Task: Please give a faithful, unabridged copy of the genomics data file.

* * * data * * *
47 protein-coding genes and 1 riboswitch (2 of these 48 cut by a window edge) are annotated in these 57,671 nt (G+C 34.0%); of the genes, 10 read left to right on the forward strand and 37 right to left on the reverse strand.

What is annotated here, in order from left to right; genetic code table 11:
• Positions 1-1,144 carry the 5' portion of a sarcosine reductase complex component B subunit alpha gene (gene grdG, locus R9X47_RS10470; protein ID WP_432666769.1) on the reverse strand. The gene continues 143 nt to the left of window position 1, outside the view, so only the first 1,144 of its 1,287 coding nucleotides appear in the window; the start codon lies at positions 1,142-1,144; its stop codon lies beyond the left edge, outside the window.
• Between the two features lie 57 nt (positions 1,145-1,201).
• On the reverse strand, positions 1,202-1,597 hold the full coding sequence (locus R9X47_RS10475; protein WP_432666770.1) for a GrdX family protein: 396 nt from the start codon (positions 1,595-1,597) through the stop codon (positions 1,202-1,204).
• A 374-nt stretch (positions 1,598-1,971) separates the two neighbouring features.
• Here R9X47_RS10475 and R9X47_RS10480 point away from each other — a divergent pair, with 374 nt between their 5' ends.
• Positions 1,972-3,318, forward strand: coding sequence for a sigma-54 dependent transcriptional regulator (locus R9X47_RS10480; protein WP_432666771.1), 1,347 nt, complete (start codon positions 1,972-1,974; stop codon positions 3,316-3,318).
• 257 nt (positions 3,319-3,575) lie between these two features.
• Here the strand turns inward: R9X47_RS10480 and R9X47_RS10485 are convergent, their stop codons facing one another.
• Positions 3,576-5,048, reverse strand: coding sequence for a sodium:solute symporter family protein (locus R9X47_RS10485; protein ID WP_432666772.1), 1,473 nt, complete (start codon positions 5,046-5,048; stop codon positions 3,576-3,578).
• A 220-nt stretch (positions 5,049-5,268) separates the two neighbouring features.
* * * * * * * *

47 protein-coding genes and 1 riboswitch (2 of these 48 cut by a window edge) are annotated in these 57,671 nt (G+C 34.0%); of the genes, 10 read left to right on the forward strand and 37 right to left on the reverse strand.

What is annotated here, in order from left to right; genetic code table 11:
• Positions 1-1,144 carry the 5' portion of a sarcosine reductase complex component B subunit alpha gene (gene grdG, locus R9X47_RS10470; protein ID WP_432666769.1) on the reverse strand. The gene continues 143 nt to the left of window position 1, outside the view, so only the first 1,144 of its 1,287 coding nucleotides appear in the window; the start codon lies at positions 1,142-1,144; its stop codon lies beyond the left edge, outside the window.
• Between the two features lie 57 nt (positions 1,145-1,201).
• On the reverse strand, positions 1,202-1,597 hold the full coding sequence (locus R9X47_RS10475; protein WP_432666770.1) for a GrdX family protein: 396 nt from the start codon (positions 1,595-1,597) through the stop codon (positions 1,202-1,204).
• A 374-nt stretch (positions 1,598-1,971) separates the two neighbouring features.
• Here R9X47_RS10475 and R9X47_RS10480 point away from each other — a divergent pair, with 374 nt between their 5' ends.
• Positions 1,972-3,318, forward strand: coding sequence for a sigma-54 dependent transcriptional regulator (locus R9X47_RS10480; protein WP_432666771.1), 1,347 nt, complete (start codon positions 1,972-1,974; stop codon positions 3,316-3,318).
• 257 nt (positions 3,319-3,575) lie between these two features.
• Here the strand turns inward: R9X47_RS10480 and R9X47_RS10485 are convergent, their stop codons facing one another.
• Positions 3,576-5,048, reverse strand: coding sequence for a sodium:solute symporter family protein (locus R9X47_RS10485; protein ID WP_432666772.1), 1,473 nt, complete (start codon positions 5,046-5,048; stop codon positions 3,576-3,578).
• A 220-nt stretch (positions 5,049-5,268) separates the two neighbouring features.